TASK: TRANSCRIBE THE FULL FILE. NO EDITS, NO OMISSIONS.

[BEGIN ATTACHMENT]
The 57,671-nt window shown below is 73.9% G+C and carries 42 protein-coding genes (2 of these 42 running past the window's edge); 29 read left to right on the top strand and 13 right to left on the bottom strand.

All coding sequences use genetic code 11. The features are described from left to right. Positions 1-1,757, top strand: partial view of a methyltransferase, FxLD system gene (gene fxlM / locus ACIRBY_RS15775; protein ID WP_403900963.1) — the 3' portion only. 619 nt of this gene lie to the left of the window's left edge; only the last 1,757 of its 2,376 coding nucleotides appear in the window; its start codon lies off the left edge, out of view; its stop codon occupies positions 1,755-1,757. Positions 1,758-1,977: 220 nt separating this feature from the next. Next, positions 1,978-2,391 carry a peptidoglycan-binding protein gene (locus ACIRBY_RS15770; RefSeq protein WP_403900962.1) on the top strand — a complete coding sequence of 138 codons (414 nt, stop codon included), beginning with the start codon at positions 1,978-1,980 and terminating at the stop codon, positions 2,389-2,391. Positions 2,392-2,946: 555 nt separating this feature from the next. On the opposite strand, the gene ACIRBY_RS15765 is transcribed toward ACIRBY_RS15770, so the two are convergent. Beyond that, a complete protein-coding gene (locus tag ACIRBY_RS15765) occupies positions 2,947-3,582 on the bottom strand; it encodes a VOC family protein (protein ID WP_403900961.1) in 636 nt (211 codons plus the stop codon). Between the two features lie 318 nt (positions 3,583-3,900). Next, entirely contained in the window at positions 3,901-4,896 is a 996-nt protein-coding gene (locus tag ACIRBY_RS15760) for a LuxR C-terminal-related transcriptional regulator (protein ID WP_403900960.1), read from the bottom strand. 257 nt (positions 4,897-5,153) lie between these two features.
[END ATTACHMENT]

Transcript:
The 57,671-nt window shown below is 73.9% G+C and carries 42 protein-coding genes (2 of these 42 running past the window's edge); 29 read left to right on the top strand and 13 right to left on the bottom strand.

All coding sequences use genetic code 11. The features are described from left to right. Positions 1-1,757, top strand: partial view of a methyltransferase, FxLD system gene (gene fxlM / locus ACIRBY_RS15775; protein ID WP_403900963.1) — the 3' portion only. 619 nt of this gene lie to the left of the window's left edge; only the last 1,757 of its 2,376 coding nucleotides appear in the window; its start codon lies off the left edge, out of view; its stop codon occupies positions 1,755-1,757. Positions 1,758-1,977: 220 nt separating this feature from the next. Next, positions 1,978-2,391 carry a peptidoglycan-binding protein gene (locus ACIRBY_RS15770; RefSeq protein WP_403900962.1) on the top strand — a complete coding sequence of 138 codons (414 nt, stop codon included), beginning with the start codon at positions 1,978-1,980 and terminating at the stop codon, positions 2,389-2,391. Positions 2,392-2,946: 555 nt separating this feature from the next. On the opposite strand, the gene ACIRBY_RS15765 is transcribed toward ACIRBY_RS15770, so the two are convergent. Beyond that, a complete protein-coding gene (locus tag ACIRBY_RS15765) occupies positions 2,947-3,582 on the bottom strand; it encodes a VOC family protein (protein ID WP_403900961.1) in 636 nt (211 codons plus the stop codon). Between the two features lie 318 nt (positions 3,583-3,900). Next, entirely contained in the window at positions 3,901-4,896 is a 996-nt protein-coding gene (locus tag ACIRBY_RS15760) for a LuxR C-terminal-related transcriptional regulator (protein ID WP_403900960.1), read from the bottom strand. 257 nt (positions 4,897-5,153) lie between these two features.